I’ve been wondering how to use grammatical evolution to generate signaling networks. So first we have to think up some sort of grammar for signaling networks. What would be appropriate start symbols? Productions? Terminals?
Transcription: Gene > Gene + RNA (constitutive expression) | Gene*TF | Gene*Inhibitor
Transcription: Gene*TF > Gene + RNA | Gene*TF[*Cofactor]^n | Gene*TF*Inhibitor
Transcription: Gene*TF*Cofactor > Gene + RNA
Signaling: Receptor > Receptor*SIgnal | Receptor*Blocker
Degradation: Any > Nothing
and so on
People have done this sort of thing before, obviously, but I’m wondering about how applying genetic mutation operators to a string of such productions will lead to the same sort of changes to gene networks that are actually observed. Not obvious to me …
What happens if you use a stochastic grammar? What’s the difference between a stochastic grammar applied many times to a fixed genome vs a deterministic grammar applied to a population of genomes? In biology, the binding of TFs may actually be stochastic, so perhaps we should encode the probability of a symbol in the genome going to a particular production in the genome itself.
So much of science depends on how well you can communicate. I’m now on the least favorite part of any research project from my perspective: The communication part.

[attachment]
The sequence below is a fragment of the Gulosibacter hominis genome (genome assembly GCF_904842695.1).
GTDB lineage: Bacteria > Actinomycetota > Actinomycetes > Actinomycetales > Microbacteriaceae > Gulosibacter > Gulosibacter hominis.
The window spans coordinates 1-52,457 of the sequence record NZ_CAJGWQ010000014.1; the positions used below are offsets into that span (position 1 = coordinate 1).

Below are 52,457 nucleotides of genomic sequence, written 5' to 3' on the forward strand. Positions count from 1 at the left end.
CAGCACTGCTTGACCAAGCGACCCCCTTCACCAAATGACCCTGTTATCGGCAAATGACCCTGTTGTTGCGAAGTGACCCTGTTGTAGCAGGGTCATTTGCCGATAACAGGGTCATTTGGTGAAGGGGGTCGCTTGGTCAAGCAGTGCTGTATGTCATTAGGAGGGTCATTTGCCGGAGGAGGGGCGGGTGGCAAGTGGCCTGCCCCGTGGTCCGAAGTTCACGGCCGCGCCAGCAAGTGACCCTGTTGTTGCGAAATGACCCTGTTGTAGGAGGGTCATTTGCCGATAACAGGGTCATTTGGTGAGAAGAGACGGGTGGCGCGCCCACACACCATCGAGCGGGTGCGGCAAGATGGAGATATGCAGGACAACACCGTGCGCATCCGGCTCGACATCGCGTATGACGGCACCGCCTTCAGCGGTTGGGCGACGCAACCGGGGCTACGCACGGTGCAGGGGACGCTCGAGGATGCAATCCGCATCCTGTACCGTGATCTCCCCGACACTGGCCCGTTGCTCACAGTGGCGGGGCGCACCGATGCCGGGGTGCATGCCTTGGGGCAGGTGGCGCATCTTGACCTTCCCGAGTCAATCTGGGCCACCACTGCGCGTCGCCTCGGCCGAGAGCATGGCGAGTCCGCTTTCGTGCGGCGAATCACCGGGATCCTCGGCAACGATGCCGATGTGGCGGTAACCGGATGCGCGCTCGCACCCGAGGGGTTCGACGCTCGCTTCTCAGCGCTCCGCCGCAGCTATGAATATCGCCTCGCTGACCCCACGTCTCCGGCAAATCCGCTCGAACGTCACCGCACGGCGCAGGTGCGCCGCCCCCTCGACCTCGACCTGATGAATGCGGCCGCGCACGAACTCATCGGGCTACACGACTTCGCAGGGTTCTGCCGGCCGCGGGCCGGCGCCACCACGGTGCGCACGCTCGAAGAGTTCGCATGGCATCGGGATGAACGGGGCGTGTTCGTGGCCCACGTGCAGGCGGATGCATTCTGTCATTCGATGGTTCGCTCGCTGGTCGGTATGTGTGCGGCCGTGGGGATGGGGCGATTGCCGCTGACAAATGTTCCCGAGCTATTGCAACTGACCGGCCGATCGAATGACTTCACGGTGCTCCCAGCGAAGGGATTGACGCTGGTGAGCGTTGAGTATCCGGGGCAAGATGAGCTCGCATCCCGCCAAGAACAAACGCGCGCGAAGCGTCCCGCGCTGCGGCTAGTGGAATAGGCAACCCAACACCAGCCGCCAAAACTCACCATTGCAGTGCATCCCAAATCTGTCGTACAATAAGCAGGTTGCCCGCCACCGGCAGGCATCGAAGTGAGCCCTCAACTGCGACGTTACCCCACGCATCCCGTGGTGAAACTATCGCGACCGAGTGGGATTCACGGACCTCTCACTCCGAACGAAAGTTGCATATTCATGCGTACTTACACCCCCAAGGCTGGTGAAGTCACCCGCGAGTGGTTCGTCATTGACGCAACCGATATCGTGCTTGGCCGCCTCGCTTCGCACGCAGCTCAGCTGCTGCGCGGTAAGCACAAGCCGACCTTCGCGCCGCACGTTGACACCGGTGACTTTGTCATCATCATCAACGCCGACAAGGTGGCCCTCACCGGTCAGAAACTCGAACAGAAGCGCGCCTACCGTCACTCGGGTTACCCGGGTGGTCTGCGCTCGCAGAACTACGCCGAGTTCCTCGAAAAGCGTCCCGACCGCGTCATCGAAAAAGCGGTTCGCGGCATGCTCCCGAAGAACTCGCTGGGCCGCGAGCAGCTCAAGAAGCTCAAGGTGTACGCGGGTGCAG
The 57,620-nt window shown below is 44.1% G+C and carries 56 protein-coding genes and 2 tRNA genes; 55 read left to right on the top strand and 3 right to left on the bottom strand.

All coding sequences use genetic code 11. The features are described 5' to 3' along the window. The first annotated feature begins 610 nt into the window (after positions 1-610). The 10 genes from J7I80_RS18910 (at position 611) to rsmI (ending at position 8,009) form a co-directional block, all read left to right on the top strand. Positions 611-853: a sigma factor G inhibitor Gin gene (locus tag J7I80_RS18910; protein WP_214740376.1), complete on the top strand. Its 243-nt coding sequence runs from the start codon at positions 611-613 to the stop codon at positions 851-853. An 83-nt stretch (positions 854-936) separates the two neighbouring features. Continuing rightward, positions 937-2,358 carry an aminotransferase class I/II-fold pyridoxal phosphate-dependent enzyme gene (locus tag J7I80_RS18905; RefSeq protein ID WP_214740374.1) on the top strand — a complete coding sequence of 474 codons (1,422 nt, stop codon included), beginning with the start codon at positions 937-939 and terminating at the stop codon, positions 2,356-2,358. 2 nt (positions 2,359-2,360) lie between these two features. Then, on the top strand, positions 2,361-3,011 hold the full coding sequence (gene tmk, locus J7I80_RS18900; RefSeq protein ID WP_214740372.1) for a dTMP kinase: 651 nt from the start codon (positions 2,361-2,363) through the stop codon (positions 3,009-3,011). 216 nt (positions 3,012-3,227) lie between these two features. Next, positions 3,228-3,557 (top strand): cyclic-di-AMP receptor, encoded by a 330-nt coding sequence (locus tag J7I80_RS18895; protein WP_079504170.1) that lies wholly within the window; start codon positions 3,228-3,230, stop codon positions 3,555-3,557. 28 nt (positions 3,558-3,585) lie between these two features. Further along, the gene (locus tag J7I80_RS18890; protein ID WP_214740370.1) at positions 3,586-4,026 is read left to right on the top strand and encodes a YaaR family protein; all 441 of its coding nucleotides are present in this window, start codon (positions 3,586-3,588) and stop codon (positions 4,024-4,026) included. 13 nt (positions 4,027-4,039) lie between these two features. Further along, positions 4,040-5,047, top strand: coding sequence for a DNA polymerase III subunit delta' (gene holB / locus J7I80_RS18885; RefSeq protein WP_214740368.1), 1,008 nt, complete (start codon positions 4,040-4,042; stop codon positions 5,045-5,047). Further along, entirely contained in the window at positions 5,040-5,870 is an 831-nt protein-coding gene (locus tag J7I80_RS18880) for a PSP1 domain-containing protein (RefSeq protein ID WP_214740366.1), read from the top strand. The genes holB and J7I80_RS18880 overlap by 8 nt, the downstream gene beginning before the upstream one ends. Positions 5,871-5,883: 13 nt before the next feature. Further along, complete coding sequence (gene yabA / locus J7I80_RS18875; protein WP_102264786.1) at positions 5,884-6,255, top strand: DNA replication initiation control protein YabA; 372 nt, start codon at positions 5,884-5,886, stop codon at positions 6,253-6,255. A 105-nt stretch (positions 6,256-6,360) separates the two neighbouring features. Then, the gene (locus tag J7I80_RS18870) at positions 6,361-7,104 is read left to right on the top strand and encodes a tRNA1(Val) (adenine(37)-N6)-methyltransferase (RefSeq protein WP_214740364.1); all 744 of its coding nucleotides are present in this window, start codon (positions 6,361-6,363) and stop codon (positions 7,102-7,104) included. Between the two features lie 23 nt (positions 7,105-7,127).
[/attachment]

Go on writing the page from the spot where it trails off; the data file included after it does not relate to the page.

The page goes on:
Here’s the question that motivated this particular bit: Natural selection acts on the phenotype, i.e. on the adaptability and competence of a particular individual. The search for improvement works by mutating the genotype, and unfortunately(?), even if there is a beneficial mutation in the germline, the individual whose progeny will carry that mutation does not benefit at all in its lifetime. Now: If mutations alter the phenotype to be inherited, then the genotype that leads to the selected parent phenotype will not really play much of a role since mutations will provide the progeny with a phenotype that may not be as good. So there has to be some sort of interplay between mutation resistance and adaptability, but in principle a dynamical system that is adaptable may not be stable to parameter perturbations (due to mutations) and vice versa.
So I suggested a little thought experiment to my postdoc (Zeina Shreif): Imagine two parts of a network, one which receives some environmental input and another that gets some signal from this part and produces some output. If the system is adaptable, we expect that it should be able to maintain the same output for a change in input. However, how exactly can the output part of the network distinguish between a change in the input or a change in some parameter in the input part of the network? So I conjectured that in fact these two properties must be correlated, that statistically homeostatic networks will be robust with respect to parameter fluctuations.
It turns out that this is true. Heroic work by Zeina has demonstrated this all the way up to 50 node random networks! So this is an exciting (to me) result, and so it is worth it to try to write this in a way that people will understand it. The problem is that there are so many exciting ramifications that I am very reluctant to do the careful writing. Must be done 😦